Digital transformation comes with a number of great benefits that both organizations and consumers. However, it does open up companies to newer types of threats that should be addressed. These threats and problems should be dealt with accordingly by adopting a secure development life cycle.
What is a Secure Development Life Cycle?
A Secure Development Life Cycle or SDLC are practices that help ensure the creation of secure software products. This set of practices aims to reduce software vulnerabilities and build a more secure software.
Benefits of a Secure Development Life Cycle
- A more secure software: A software can be rendered useless if it has unaddressed security flaws. New features and better UI are not enough if you want to deliver the best to your internal and external clients.
- Early detection of design flaws before coding: This is not only a great way to ensure your software coder or developer doesn’t get burnout from revisiting code after code whenever there’s a late detection of design flaws. It also ensures smoother business operations and a more secure company.
- Reduced costs: When design flaws are detected late in the stage or have already been coded, it means additional work hours will be required to rework and rebuild the software. By applying SDLC practices, companies can save more
- Reduced business risks: Risks that aren’t reviewed and managed well can be difficult to bounce back from. Security breaches from software that was rushed into launching without going through the SDLC phases won’t only cause financial damage but also hit the company’s reputation as a secure software provider.
- Increased client trust: Your clients’ confidence and loyalty will be further strengthened if you continue to provide the right and secure products for their business.
The Phases of the Secure Development Life Cycle
SDLCs may vary from business to business. But generally, all SDLC should include the following phases:
Planning & Requirements
The first step, which is defining what your software requires, is crucial. This phase should result in a comprehensive list of what each part of the software should have and be able to do. The outcome of this phase can be based on previous experiences, industry best practices, and foreseeable trends or threats.
Architecture & Design
You need to establish a secure design before moving on to the next phase and actually beginning coding. Your working team, led by the project owner, can map out the design and work to analyze possible threats at each part. Threat modeling is one of the best ways to identify such gaps or threats. It’s the practice of thinking about how a feature or part of the system can be attacked. This practice can help the team think of ways to address these attacks before they even happen.
When the design document has been completed and reviewed, it’s now time to begin coding. Depending on the type and how complex the software is, coding can take the longest among the different phases. This is because the code quality can make or break the software. Getting good engineers or code developers is essential to ensuring high-quality coding and getting the best out of your design.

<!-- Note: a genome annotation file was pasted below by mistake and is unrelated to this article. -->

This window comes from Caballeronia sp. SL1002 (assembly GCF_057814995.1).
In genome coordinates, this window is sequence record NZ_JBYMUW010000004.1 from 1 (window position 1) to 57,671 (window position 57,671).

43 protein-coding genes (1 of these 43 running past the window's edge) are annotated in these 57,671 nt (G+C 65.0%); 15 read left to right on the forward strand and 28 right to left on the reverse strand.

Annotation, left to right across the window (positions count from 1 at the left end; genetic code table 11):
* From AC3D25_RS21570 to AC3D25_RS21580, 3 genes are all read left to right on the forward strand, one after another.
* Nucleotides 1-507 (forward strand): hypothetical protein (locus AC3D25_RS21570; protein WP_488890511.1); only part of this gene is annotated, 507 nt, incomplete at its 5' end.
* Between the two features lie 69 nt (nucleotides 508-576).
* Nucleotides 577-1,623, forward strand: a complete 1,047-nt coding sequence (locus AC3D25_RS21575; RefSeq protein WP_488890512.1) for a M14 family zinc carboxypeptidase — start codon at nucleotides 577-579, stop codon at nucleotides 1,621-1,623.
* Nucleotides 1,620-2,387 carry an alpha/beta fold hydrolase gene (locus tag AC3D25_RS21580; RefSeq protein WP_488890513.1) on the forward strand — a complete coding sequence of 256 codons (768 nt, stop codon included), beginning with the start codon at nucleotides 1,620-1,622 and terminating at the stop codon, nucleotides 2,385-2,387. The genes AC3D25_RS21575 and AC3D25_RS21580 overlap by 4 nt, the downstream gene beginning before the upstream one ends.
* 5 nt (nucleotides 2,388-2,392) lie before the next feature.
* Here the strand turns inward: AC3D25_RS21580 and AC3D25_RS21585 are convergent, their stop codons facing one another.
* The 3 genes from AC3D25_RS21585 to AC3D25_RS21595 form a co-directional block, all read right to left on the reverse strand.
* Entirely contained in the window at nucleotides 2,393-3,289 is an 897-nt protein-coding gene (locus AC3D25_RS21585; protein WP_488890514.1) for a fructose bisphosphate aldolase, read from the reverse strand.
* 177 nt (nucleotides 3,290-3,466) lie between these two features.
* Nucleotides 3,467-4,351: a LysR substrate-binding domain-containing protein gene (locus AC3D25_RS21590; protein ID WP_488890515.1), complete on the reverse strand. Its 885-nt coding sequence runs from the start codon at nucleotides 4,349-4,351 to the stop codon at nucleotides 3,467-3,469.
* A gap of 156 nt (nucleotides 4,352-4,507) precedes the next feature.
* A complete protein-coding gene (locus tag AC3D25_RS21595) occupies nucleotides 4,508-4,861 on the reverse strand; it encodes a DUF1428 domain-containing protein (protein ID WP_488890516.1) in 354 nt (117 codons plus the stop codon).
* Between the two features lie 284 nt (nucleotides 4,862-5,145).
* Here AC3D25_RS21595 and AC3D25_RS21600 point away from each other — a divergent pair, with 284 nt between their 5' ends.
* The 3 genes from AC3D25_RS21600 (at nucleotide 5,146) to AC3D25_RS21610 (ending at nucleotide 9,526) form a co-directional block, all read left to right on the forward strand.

Testing and Results
Testing, also called “User Acceptance Testing” (UAT) in other industries, is an important step prior to the launch or release of the software. Once the coding is complete, extensive testing must be done to spot any gaps or errors that need to be corrected. These errors can be even more costly when released without being addressed. For easier reference by the working team, the breakdowns should be identified in specific parts of the design and defined clearly. This allows for a faster turnaround time from testing to reviewing and correcting, then back to testing again.
The happy path is that the testing goes well with great results. But, realistically, there may be one or more fixes that need to be done before testing again and moving on to the next phase.
Release and Maintenance
Once the working team is confident about the final product, it is ready to launch or release. It’s important to note that the life cycle doesn’t end when the software lands in the hands of the end users important to note that the life cycle doesn’t end when the software lands in the hands of the end users. It is crucial to have a dedicated team to address any client requests or concerns about the final product. There should be a team that can respond to technical questions and even suggestions in a timely manner. The feedback can help the team fine-tune the software even more with the coming updates.
The integration of security at every phase of the SDLC is crucial. Doing so helps ensure that the company abides by both internal security standards and regulatory compliance requirements.
Your Company’s Approach to SDLC
While the product owners and tech leads mostly oversee the different phases of the SDLC, its success requires the commitment of everyone in the organization. Depending on the size of the company and its various departments, top-line training in software security practices is a basic initiative that the company must implement. More detailed training on the software and how to raise service tickets should be conducted for the internal end-users.
Foreseeing every security or operational threat to one’s software may be difficult. However, the beauty of the Secure Development Life Cycle is that it doesn’t end with just the deployment of the software. No matter how sophisticated the software is or how innovative its new features are, it should be continuously reviewed and maintained. This way, you protect your client (and your company) from exploitation and security threats.